She explained to an attentive audience how their strategy takes advantage of the variation in the unemployment rate across regions and survey years to look for potential effects. They used the regional unemployment rate as a proxy for the business cycle phase at the local level.
The researchers found that an increase in the unemployment rate is associated with lower obesity incidence, especially for children under 6 years old and over 12 years old – similarly to what was known in adults. A decrease in obesity is actually good news, but what happens to the other extreme of the population, the ones that were already underweight when the economy was good?
They found that negative economic conditions increased the prevalence of infant underweight, particularly for those under 6. So, an increase in the unemployment rate shifts the entire weight distribution to the left, decreasing the probability of suffering obesity and overweight but at the same time increasing the probability of being underweight for children under 6 and children over 12.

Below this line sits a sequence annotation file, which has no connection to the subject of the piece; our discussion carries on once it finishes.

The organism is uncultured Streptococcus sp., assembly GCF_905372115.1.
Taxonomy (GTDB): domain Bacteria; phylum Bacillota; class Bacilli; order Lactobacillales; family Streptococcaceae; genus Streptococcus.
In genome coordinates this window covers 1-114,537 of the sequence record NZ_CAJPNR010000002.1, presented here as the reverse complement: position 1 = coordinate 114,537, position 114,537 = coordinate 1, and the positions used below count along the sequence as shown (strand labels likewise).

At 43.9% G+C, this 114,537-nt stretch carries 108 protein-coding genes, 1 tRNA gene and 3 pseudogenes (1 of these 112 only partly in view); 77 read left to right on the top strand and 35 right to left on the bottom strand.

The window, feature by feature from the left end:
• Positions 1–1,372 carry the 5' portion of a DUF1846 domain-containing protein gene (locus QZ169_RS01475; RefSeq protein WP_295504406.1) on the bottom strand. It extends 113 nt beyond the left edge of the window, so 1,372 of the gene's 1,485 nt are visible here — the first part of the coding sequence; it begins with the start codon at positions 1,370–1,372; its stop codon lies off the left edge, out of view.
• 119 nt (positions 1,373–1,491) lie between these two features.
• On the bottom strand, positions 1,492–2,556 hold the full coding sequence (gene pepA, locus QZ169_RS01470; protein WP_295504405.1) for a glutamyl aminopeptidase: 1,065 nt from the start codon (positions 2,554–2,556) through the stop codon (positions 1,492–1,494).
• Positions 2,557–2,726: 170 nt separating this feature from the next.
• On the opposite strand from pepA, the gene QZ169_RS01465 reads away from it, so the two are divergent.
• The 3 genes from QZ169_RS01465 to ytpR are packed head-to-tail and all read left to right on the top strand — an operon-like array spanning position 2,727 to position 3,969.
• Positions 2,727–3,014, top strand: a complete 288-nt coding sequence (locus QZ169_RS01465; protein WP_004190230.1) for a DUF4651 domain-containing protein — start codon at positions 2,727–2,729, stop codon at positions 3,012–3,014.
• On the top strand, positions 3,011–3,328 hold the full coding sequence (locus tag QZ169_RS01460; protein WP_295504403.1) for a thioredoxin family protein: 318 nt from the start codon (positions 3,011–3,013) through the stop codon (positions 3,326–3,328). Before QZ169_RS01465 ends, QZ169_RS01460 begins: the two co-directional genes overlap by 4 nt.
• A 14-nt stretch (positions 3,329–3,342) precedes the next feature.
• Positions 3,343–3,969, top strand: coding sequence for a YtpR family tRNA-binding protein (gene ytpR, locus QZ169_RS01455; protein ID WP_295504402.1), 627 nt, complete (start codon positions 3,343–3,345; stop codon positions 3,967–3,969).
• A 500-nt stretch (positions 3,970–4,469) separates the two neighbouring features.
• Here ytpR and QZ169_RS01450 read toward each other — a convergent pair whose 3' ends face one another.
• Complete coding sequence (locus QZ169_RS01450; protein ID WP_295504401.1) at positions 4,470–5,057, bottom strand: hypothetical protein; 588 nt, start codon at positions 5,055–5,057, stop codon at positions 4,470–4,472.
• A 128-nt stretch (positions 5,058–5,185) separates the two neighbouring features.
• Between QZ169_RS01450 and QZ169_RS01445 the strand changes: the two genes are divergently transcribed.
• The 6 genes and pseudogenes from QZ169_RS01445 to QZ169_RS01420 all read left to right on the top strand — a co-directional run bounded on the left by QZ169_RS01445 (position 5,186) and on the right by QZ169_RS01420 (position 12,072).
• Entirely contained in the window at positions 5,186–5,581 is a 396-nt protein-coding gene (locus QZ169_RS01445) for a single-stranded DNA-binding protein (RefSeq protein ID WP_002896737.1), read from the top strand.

Vall Castello was also interested in the possible channels through which the economy could be impacting infant underweight and obesity, such as changes in the nutritional composition of the children’s diet or in the frequency of exercise.
Their results suggest that an increase in the local unemployment rate may be linked to a decrease in the probability of following a Mediterranean Diet, which is considered as one of the healthiest dietary options. More worryingly, this negative correlation was most significant for children under 6 years old.
Since compulsory education starts at age 6 in Spain – and, for most children, it includes lunch at school – this research seems to point out just how important it is to ensure that all children, regardless of their parents’ economic situation, have at least one balanced meal a day, and the key role schools play in this.
A report by Mari Carmen Cebrián